Updated: Dec 23, 2019
By: Dr. Paul Bloomberg, Executive Director, The Core Collaborative
Happy New Year everyone! In moving into the New Year it seemed like a good idea to blog about goal setting. I was lucky to be indoctrinated into the idea of goal setting by my father. He owned a company on the side while I was growing up called Bloomberg Associates - Success Motivation Institute. He had me constantly create and monitor my goals until I achieved them. At 13 years old, I used to paste pictures up on my mirror symbolizing what I wanted out of life, and then figured out with my mom and dad what I had to do to achieve them. As much as I couldn't’ stand doing it – it has had a positive lasting effect. I know in my heart and mind that I can accomplish anything I set my mind to do. All of the partner consultants at The Core Collaborative want every student that we reach to have that same feeling – the belief that they can do anything they set their minds to…
What is goal setting?
In order for learning to be student-centered, students must be able to answer the following questions about their learning.
Where am I at?
Where am I going?
Where to next?
Students set learning goals after they receive feedback from a self-assessment, peer assessment or teacher developed formative assessment or any combination of the three. When students use the success criteria from a specific formative assessment in goal creation, goal setting can be very straightforward.
Students can highlight or underline the criteria from the assessment that they didn’t meet and then utilize the criteria when setting short term learning goals.
Goal setting involves establishing specific, measurable, achievable, realistic and time-targeted (S.M.A.R.T) goals.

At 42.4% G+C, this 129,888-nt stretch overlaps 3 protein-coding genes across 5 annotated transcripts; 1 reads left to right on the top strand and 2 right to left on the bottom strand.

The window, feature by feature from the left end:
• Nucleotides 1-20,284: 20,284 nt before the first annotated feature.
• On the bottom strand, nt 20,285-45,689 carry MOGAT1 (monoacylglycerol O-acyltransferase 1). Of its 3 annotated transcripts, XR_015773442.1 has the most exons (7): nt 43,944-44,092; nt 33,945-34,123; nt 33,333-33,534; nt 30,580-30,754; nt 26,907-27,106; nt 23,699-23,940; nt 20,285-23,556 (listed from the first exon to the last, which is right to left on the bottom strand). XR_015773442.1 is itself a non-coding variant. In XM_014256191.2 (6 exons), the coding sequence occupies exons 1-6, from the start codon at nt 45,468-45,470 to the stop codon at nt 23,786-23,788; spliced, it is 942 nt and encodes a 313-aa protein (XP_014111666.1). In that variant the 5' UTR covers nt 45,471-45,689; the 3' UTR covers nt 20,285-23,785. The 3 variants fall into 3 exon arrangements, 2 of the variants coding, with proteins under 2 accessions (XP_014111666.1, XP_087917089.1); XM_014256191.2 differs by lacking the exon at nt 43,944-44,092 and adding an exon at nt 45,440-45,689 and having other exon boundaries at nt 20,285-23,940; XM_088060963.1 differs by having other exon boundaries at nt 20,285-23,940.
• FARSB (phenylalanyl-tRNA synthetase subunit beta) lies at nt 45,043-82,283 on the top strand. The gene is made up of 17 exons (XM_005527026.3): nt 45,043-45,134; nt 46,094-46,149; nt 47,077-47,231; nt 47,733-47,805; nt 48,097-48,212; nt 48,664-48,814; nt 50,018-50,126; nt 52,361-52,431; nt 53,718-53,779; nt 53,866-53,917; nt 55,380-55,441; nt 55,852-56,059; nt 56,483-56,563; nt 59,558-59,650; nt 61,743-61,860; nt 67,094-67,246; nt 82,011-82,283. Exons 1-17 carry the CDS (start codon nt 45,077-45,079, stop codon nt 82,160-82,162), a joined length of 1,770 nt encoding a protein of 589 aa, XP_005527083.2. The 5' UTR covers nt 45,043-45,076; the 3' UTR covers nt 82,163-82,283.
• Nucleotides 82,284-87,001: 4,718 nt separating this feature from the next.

S = Specific
M = Measurable
A = Attainable
R = Relevant
T = Timely and Trackable
Here is an example from a 3rd grade rubric a teacher team developed. The student underlined the criterion he missed and then wrote a SMART goal.
SMART goal created by the student after identifying missed criteria:
S: Next time when I am working on determining the main idea in a text I need to work on explaining why the key details I chose support my main idea. I can figure the supporting details out but I need to work on explaining how they support the main idea of the text.
M: I will assess my self on this in about 2 weeks, after I work with some students in class that already do this pretty well. I need 3 pieces of evidence to show that I have mastered this standard.
A: I am super close to mastering this standard… I just need to work on the explanation. I also have a CLOZED paragraph that I am going to use to help me. I am reading on grade level and I can almost do this now.
R: This standard is super important because when you read you have to know what is important from what is not important.
T: I think I can master this in 2 weeks – by November 20th. When I am finished, I will put the evidenced in my google doc folder.
Goal Setting Templates
There are many ways to create goal-setting templates but it is very important that students utilize the success criteria in writing their goals. Many teacher color code the criteria or create a CLOZED SMART Goal setting worksheet where students just fill in the blanks to create their learning goals.
Most importantly, as teachers you should try different ideas out in order to find what works best for your students. The template may even vary from student to student and are all over the web. For more examples and to schedule a free consultation please email firstname.lastname@example.org
Benefits for Students
Achieving goals are a measure of success towards mastery of standards
Specific goals lead to a higher level of performance
Achieving goals improve self-efficacy
Students utilize metacognition, higher order thinking skills, when setting goals
Goal-Setting allows for self regulation, the learners adjustment in the learning process in their response to their perception of feedback
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